The Most Mind-Blowing Tales from the History of Sumo

Sumo is a beautiful sport with a long history full of amazing stories. Based on Sumo Yurakuzo Byobu (1605) Folding screen panel An unidentified, dark-skinned figure appears in the middle of the hook, and some researchers have suggested this Yasuke, a black samurai of the 16th century, who was also a sumo wrestler. But Japan’s national sport also has its less inspiring and more shocking side than that Sumo Drama on Netflix safe havenWhich showed the wrestler’s ear being slapped directly on his head. Here we showcase some of the most terrifying events in sumo history.

The first recorded sumo match ended in death

According to the sixth book of Nihon Shoki, the The second oldest written record in Japanese history was completed in 720, and the first sumo match ever took place in 23 BC. It all started when Emperor Suinin’s courtiers brought him news of a man named Kuihaya (also spelled “Kuihaya,” “Kihaya,” or “Kohaya”) from the village of Taima in modern Nara Prefecture, who could supposedly bend hooks and break horns with his bare hands. He claimed to be the most powerful in all of Japan, and was seen as a threat to the authority of the Imperial Court and so it was decided that he should be dealt with.

The Emperor summoned Nomi no Sukon, a simple but powerful potter from Izumo, and ordered him to fight Kuihaya in what is widely considered the first recorded sumo match. the Nihon Shoki He says that Sukune knocked down his opponent with a kick that broke his ribs, then killed him with a kick to the back, which was later commemorated by naming their battlefield “Koshioreda” – the field of the broken back.

Some may be surprised to hear that the first sumo match was decided by a kick, a move not permitted in the modern version of the sport. However, before its rules were codified, sumo was closer to mixed martial arts or striking, with punches and kicks on the table. As was death. In fact, during the first few centuries, sumo often worked according to the thunderdome model: two men entered, one man survived.

History of sumoHistory of sumo

Tokyo Ryogoku Kokugikan | Image by Evan Roth via Shutterstock

The rules against leading gladiators were forged in blood

Sumo has a lot of rules that casual fans may not know, such as how young wrestlers who haven’t yet climbed the rankings should walk around. Yukata (which literally means “bath cloth”) and Get Wooden sandals all year round. This can be a bit uncomfortable when the temperature drops, since another Japan Sumo Association rule prohibits active wrestlers from driving a car.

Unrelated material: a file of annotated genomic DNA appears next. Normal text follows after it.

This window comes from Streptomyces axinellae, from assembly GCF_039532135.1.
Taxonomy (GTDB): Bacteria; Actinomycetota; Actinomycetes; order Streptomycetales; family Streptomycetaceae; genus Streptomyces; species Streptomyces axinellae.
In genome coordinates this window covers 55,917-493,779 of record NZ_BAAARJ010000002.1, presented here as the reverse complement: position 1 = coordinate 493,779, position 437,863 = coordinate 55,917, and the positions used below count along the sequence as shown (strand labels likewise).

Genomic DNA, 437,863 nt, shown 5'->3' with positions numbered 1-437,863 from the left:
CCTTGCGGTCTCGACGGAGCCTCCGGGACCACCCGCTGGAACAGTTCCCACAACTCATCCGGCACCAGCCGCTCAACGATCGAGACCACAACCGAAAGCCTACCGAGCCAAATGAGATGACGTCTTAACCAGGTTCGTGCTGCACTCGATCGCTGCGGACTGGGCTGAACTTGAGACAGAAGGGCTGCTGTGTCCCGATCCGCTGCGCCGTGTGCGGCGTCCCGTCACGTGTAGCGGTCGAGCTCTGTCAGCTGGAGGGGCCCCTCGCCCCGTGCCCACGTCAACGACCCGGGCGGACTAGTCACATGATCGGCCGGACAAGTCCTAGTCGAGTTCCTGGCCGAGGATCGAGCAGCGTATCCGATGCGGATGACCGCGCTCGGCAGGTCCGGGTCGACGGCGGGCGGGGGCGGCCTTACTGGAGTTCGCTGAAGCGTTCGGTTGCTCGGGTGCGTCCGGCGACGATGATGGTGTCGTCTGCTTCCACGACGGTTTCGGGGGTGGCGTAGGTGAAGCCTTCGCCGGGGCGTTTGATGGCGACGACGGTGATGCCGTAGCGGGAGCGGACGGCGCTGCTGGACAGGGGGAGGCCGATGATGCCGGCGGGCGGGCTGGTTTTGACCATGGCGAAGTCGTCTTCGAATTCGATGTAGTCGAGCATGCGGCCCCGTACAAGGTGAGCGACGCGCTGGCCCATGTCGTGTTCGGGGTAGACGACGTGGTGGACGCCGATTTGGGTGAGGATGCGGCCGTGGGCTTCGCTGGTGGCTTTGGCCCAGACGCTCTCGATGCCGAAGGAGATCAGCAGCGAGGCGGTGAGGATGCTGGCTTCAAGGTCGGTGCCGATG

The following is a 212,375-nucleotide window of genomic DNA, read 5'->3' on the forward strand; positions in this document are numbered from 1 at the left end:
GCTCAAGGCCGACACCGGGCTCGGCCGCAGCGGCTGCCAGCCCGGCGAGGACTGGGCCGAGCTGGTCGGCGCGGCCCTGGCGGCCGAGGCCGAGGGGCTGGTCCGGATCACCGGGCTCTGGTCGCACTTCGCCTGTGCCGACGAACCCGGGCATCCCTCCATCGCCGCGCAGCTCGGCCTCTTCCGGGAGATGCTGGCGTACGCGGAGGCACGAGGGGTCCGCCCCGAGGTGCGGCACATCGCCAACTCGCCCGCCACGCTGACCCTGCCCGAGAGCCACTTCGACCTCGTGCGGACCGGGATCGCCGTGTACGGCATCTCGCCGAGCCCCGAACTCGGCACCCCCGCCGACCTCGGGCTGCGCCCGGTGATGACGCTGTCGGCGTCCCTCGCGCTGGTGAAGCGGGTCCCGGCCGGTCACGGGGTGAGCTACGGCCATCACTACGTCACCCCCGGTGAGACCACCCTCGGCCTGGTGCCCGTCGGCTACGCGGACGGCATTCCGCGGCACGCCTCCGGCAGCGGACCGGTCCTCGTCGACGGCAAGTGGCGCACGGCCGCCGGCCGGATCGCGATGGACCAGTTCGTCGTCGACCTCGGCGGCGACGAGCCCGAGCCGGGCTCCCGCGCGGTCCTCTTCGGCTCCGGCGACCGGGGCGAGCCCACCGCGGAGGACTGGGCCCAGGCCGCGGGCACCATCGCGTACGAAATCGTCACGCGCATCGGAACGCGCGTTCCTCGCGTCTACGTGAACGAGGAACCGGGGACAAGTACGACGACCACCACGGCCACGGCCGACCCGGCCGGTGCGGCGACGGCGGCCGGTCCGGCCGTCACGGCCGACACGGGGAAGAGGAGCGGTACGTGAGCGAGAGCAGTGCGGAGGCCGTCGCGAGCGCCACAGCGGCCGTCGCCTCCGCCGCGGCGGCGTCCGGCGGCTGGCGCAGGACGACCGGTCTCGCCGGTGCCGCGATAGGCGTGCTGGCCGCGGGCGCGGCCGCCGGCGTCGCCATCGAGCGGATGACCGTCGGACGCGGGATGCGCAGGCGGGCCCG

Due to their bulky size, sumo wrestlers may have difficulty wearing a seatbelt or operating a steering wheel properly, so the decision makes sense. Unfortunately, the rule was curative rather than preventative and only came into being in 1985 after high-ranking wrestler Mitoizumi Masayuki caused a serious crash while driving. But what is even more unfortunate is that not all wrestlers adhered to the ban.

In 1999, wrestler Akinoshima Katsumi hit a person on a motorcycle with his vehicle, and in 2007, Kyokutenhō Masaru rear-ended a car waiting for the light to change, injuring the other driver.

However, the most tragic case is the one dating back to 2000 when Toki Susumu ran a red light in Osaka and fatally struck a pedestrian. After the incident, he retired from the next tournament. He remained in sumo for another six years and was eventually only subjected to house arrest for two months, a 20% pay cut and demoted to the jōryō division for taking a human life.

Legend has it that one of the most famous sumo wrestlers in history literally disarmed his opponent

Raiden Tamimon (17671825) He was 1.97 meters tall and weighed 169 kilograms, but was said to be incredibly fast for his size, befitting his wrestling nickname “Raiden”, which comes from the name of the Japanese god of lightning. But its strength is what people tend to focus on.

There are many legends and stories about Raiden, such as him working the field in the pre-sumo days with a 100 kilogram boulder tied to a plow or the referees stopping him from using certain moves because he was too strong, meaning his matches ended as well. quickly. In another legend about him, he supposedly used one of those banned moves – the single hook – and accidentally ripped off his opponent’s arm.

This may not have actually happened and Raiden’s fans may have been trying to draw parallels between their favorite wrestler and another “first” sumo match in history. We have already talked about one of nihon shoki, But according to Kojiki Dating back to the year 712, sumo was born when the god Takeminakata-no-kami challenged his fellow god Takemikazuchi-no-kami to a test of strength and crushed his arm “as if it were a small reed,” which was then “[thrown] Far away.” So, say what you will about the modern world of sumo: it probably is Full of scandals But at least the losers leave the ring alive and with the same number of limbs they entered.

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